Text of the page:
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Art to push the curious to explore

Check out Copenhagen-based artist Spurv, whose erotic art pieces reached/touched others, particularly those “like me (who) have the curiosity to explore, and the people who are afraid to dare.”

Sometime in 2015, Copenhagen-based artist Spurv started making erotic art pieces. It was, he said to Outrage Magazine, “somehow my personal journey through sex life where I explore my hidden sides, curiosities, fetishes, desires, limits, et cetera.

And so – in not so many words – Spurv said that without wanting to sound self-centered, he was “inspired by life itself – my life.”

Here’s the thing, though: although his artworks are “my story”, Spurv’s work eventually reached/touched other people, particularly those “like me (who) have the curiosity to explore, and the people who are afraid to dare.”

Spurv uses the old technique of gravure, this time on linoleum to create linocuts (block prints).

Linocut, a printmaking technique that is a variant of woodcut where a sheet of linoleum is used for a relief surface; the design is cut into the linoleum surface with a knife and the raised/uncarved areas represent a reversal/mirror image of the parts to show printed. The linoleum sheet is then inked with a roller, and then impressed onto paper or fabric.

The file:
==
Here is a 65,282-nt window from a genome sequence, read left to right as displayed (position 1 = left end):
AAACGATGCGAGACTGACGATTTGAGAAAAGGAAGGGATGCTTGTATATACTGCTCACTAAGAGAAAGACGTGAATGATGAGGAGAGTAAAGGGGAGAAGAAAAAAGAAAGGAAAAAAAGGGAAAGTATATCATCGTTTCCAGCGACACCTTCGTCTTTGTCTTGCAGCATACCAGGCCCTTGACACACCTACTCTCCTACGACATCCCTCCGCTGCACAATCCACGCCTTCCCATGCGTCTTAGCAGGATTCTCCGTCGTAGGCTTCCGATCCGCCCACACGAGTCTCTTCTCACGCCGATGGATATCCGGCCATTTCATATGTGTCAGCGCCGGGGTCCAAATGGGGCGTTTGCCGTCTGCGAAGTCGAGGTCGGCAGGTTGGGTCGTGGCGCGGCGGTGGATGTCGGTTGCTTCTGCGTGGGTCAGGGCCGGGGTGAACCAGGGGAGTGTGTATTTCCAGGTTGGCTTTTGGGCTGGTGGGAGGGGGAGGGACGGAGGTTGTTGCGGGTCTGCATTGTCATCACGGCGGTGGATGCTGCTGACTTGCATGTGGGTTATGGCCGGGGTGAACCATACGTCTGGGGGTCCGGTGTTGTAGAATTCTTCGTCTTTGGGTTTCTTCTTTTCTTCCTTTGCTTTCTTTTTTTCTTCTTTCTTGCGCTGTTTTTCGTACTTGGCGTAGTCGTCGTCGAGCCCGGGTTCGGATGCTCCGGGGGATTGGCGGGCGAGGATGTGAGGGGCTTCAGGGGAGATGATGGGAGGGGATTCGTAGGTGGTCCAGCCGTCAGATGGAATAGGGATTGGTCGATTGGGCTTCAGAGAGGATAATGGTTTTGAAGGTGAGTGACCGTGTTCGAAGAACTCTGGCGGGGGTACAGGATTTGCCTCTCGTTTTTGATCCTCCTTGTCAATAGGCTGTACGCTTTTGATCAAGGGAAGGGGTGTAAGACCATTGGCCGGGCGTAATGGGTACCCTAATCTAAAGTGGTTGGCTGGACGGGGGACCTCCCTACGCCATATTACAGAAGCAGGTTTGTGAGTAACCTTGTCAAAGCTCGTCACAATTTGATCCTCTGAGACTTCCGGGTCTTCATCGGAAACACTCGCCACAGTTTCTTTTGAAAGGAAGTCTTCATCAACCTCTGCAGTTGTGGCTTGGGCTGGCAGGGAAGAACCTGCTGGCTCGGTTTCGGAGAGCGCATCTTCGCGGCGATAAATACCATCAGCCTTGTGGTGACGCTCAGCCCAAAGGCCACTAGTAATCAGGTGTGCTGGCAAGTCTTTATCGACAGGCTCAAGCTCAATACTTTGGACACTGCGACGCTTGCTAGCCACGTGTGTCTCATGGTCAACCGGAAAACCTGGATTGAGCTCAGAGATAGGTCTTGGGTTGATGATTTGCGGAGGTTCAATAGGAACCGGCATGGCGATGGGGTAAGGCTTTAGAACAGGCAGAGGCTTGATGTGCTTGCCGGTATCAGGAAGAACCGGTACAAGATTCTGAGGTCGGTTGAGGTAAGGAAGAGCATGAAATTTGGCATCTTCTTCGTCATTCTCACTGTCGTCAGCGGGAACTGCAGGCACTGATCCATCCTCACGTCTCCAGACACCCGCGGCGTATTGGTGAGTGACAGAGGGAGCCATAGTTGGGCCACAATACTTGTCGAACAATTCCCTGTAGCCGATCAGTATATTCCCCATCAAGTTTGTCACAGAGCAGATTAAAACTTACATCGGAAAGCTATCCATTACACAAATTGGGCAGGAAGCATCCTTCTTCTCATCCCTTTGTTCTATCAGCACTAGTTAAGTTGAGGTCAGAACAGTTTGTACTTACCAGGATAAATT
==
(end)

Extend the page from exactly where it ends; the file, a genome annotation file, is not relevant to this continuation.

“I chose (this technique) because I find very appealing (in creating) the contrast between this technique and the depicted topic of gay fetish,” Spurv said.

His subjects are actually reminiscent of Tom of Finland, Hal Fischer, Jim Wigler, Rinaldo Hopf and Etienne (among others), adapting the same raw approach to (male-to-male) sex/sexuality. And yes, as he noted, the use of linocut – instead of sketching/drawing/painting/photography – differentiates Spurv’s works.

Obviously, Spurv is cognizant of how – even if erotic art is now very pervasive – it continues to be frowned upon. But not wanting to go deeper into this topic, he said that appreciating this necessitates going deeper to see beyond the superficial perspectives/POVs/analyses.

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With art, Spurv said that there is no need to compare oneself with others, particularly since “every artist depicts his own universe in his own way. This is not a competition.”

For up-and-coming artists, “I would always encourage people to know and then express themselves (since being able to) express themselves in an artistic way is a blessing,” Spurv said. So, just like the many males in his artworks, going about discovering their sexuality, “fear is not an option.”

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